Imec pioneers unique, low-power UWB receiver chip: 10x more resilient against Wi-Fi and (beyond) 5G interference  

At the IEEE International Solid-State Circuits Conference (IEEE ISSCC2024), imec at Holst Centre presented a unique, low-power ultra-wideband (UWB) receiver chip that is ten times more resilient against interference from Wi-Fi and (beyond) 5G signals than existing, state-of-the-art UWB devices. Imec’s breakthrough chip is a major step forward in developing and deploying next-generation UWB applications, which are becoming increasingly safety-critical. Think of child presence detection systems in cars, where reliability and assured availability are paramount, or manufacturing environments, where UWB’s precise localization capabilities could ensure the safety of human workers operating near robotic arms, AGVs, and other automated machinery.

In the coming months and years, the spectrum allocated for ultra-wideband communications (typically spanning the 6 to 10GHz frequency range) will face increasing competition from other wireless technologies that eye the same frequencies to extend their reach. The recent approval of Wi-Fi 6e, for instance, positions it to operate in the 5.925 to 7.125GHz band. And (beyond) 5G technologies are also expanding into the upper 6GHz band – given that their existing frequency ranges risk running out of steam. 

For the UWB industry, this requires proactive measures, especially as UWB technology moves beyond (traditional) secure keyless entry applications to safety-critical automotive and industrial automation functions. In other words, there is a growing need for solutions that allow UWB and other wireless technologies to coexist seamlessly in the same frequency bands.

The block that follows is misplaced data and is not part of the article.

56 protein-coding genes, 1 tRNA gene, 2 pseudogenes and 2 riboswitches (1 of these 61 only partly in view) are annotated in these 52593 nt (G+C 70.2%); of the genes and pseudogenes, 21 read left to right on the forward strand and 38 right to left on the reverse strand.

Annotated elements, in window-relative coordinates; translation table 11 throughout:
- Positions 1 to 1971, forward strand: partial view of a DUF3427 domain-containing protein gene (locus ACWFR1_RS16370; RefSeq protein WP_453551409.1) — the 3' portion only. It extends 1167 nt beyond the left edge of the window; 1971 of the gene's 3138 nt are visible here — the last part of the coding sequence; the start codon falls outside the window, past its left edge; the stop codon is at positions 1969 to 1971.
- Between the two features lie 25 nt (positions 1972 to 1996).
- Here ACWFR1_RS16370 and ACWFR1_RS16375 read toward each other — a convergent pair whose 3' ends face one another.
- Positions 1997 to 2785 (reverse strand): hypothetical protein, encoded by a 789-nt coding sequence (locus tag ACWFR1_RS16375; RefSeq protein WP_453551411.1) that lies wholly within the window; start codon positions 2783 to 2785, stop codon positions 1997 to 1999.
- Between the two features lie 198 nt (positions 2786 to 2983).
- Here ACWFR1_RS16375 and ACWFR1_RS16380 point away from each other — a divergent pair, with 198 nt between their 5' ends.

Imec’s new IR-UWB receiver: -13dBm blocker resilience, and 7.6mW power consumption 

Imec's new impulse radio (IR) UWB receiver chip – implemented in a 22nm FDSOI process, and with a compact active area of 0.32mm² – stands out as a pioneering solution to avoid interference between UWB and other wireless signals.  

To enhance the receiver’s blocking performance, a transformer-coupled bandpass filter (BPF) is integrated into the complementary common gate (CCG) stage of the UWB low-noise amplifier (LNA) front-end. As such, imec’s receiver exhibits an exceptional -13dBm blocker resilience, making it ten times more resilient against Wi-Fi and (beyond) 5G interference compared to existing solutions.  

Moreover, several circuit design optimizations enable the receiver to achieve its outstanding interference resilience at the lowest power consumption (7.6mW). This efficiency allows the receiver analog front-end (AFE) to operate ten times longer on the same (battery) power compared to current IEEE 802.15.4a/z compatible UWB devices, and twice as long as described in recent research papers.  

The use of bandpass filters is a widely accepted method for dealing with unwanted signals, such as Wi-Fi, before they enter the receiver. However, imec’s patented implementation to reduce intermodulation distortion significantly increases the receiver's robustness at low power and low supply design.     

“To foster its industrial adoption, our UWB receiver not only complies with the existing IEEE 802.15.4z standard; it is also ready to support the upcoming IEEE.802.15.4ab standard. We believe this research, and the underlying collaboration in high-impact industrial ecosystems, are critical steps to enable future wireless technologies to coexist seamlessly across various use cases,” said Christian Bachmann, program director of wireless sensing at imec at Holst Centre. 

Imec works with industrial partners across the UWB ecosystem through R&D partnerships and IP licensing. Looking ahead, imec is committed to remain at the forefront of UWB innovation. To this end, imec enthusiastically invites companies to join its UWB R&D program and extensive partner network.  

UWB receiver chip: 10x more resilient against interference | imec (